The D51-22, D61-23, and D65-17 dozer models come with what Komatsu calls an “enhanced provision for Topcon.” Only a bolt-on field kit is required to prep the unit to accept a Topcon system. An optional Trimble package also exists for these models. And there are grade-control-ready options for remaining Komatsu dozers up to 354 horsepower.
"Grade-control-ready kits are developed and tested to make grade control systems installation simple, quick, and durable," says Schwieters. "These packages significantly decrease hydraulic work, fabrication and disruption of the original condition of the machine compared to dealer installation."
John Deere offers grade-control-ready options for Topcon, Trimble, and Leica from the factory for its dozers up to 210 hp, as well as the unique 764 High Speed Dozer. And Moline formed a strategic alliance with Topcon to sell and support Topcon's high-speed 3D-MC2 grade control solutions on select Deere dozers.
"Purchasing a grade-control-ready dozer from the factory will allow customers to experience faster delivery, receive a consistently high level of quality, and benefit from expanded customer support to maximize productivity and uptime and reduce daily operating costs," says Jon Gilbeck, crawler dozer global marketing manager at John Deere. "With growing demand for dozers with grade control, resale values of grade-control-ready dozers are enhanced.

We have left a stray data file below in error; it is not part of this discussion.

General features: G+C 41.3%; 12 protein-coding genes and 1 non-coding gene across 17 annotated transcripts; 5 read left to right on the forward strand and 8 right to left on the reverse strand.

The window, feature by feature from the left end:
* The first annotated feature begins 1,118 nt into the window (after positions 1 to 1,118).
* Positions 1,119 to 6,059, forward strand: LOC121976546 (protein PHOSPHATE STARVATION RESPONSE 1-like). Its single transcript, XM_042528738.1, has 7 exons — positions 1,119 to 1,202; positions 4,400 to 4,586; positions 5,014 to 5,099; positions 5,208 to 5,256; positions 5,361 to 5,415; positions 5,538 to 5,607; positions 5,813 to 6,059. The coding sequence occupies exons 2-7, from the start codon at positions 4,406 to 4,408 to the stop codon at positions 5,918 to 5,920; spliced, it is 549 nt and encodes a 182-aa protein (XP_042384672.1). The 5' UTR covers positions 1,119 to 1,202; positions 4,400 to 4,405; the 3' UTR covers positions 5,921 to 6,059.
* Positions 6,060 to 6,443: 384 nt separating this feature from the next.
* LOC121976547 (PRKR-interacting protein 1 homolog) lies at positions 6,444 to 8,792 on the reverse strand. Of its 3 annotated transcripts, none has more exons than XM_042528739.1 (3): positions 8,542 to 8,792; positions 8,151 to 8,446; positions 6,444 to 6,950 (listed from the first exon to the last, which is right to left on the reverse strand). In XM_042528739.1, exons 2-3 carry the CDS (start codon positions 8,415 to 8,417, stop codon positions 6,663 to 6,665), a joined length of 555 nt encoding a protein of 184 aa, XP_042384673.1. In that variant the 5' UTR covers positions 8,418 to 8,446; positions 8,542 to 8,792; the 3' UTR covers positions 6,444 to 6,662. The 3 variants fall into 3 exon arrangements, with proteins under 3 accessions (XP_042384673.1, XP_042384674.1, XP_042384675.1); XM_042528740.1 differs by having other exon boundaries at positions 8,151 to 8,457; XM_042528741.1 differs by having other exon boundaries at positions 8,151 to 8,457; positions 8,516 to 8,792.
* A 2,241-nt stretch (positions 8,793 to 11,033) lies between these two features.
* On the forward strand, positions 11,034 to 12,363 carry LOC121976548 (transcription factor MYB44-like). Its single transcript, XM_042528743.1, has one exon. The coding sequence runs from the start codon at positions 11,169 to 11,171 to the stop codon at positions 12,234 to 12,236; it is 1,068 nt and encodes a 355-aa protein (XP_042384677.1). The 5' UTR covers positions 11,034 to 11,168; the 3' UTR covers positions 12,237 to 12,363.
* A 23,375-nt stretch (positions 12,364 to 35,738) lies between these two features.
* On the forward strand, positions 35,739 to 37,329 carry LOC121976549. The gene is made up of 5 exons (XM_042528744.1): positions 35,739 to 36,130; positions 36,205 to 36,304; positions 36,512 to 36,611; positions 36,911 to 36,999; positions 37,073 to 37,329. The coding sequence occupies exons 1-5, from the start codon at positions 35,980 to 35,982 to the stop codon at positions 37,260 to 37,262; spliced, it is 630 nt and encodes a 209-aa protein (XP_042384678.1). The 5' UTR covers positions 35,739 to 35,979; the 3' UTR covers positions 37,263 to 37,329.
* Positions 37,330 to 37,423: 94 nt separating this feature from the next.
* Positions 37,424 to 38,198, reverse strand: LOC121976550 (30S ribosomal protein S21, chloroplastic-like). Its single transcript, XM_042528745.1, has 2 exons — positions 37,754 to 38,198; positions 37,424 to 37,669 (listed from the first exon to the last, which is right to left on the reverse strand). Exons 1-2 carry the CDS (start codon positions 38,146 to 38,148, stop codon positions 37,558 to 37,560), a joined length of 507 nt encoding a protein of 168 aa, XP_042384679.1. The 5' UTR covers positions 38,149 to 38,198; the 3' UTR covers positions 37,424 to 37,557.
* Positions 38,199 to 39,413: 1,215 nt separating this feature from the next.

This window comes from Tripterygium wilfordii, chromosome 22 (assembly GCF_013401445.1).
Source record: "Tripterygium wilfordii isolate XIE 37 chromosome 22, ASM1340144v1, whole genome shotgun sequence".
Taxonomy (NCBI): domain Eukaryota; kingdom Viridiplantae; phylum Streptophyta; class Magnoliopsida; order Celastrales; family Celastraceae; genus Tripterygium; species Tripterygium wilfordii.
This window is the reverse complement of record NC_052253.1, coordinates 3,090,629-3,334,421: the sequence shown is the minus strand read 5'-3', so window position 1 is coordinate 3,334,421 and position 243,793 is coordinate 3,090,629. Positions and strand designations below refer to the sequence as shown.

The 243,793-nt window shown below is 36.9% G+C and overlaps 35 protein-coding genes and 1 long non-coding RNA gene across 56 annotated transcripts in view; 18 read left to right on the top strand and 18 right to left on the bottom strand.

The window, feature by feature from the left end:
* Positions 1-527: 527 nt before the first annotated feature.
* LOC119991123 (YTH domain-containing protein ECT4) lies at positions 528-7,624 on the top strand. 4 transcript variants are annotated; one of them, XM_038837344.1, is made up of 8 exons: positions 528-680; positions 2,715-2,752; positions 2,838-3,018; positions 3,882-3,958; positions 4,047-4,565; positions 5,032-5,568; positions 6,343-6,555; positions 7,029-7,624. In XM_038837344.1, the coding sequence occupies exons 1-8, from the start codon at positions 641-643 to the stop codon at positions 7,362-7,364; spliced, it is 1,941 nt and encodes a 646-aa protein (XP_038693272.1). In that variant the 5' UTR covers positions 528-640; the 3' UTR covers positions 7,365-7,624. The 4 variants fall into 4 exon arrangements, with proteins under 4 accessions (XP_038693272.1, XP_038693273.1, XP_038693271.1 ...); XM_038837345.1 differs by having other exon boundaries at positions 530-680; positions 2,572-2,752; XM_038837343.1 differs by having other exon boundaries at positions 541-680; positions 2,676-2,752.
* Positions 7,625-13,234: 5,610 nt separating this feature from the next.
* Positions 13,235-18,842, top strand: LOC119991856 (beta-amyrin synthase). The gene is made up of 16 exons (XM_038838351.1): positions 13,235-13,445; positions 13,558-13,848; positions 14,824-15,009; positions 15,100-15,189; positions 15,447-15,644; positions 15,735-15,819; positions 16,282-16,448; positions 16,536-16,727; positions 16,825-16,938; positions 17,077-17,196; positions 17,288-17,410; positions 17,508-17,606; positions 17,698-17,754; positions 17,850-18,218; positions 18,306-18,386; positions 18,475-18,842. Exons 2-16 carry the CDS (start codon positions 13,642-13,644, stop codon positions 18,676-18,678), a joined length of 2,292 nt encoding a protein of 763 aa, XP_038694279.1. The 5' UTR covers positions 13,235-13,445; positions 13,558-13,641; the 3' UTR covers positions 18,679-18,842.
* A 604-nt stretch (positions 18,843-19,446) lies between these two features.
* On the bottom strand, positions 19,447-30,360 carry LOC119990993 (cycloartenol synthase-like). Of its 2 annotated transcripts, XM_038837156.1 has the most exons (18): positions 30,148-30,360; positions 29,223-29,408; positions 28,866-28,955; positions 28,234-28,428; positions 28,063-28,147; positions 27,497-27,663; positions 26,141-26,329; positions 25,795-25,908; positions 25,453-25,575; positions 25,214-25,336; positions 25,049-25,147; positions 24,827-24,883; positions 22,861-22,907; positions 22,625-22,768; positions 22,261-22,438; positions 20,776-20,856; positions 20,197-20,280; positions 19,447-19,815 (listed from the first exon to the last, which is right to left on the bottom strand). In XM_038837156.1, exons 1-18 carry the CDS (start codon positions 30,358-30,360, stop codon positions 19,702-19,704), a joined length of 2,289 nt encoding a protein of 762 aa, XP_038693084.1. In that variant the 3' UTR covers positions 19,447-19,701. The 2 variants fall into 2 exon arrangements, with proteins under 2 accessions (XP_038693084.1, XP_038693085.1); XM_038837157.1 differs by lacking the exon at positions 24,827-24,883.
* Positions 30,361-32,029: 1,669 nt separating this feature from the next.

"Demand for dozers with grade control is growing due to productivity gains and a contractor’s ability to more accurately calculate input costs, which saves money and increases profit margins," says Gilbeck. "John Deere customers continue to better understand the advantages of dozers with grade control, and we continue to see a higher adoption rate of this technology year-over-year on crawler dozers."
You can fit grade control systems to dozers in the aftermarket, but there are advantages to using factory-ready options.
"The factory has included the hard-to-install components and any weldments, so the dealer just has to install the electronic components," says Cat's Schmidtgall. "There's better accuracy, more consistent installs, the same warranty as the machine, and Cat product support. You get components strategically placed in prime locations for maximum performance, cost and reliability. Consistent installs save installation and support time. Grade control is integrated into joystick buttons and in-dash displays.
"Typically, the ARO install saves at least five labor hours."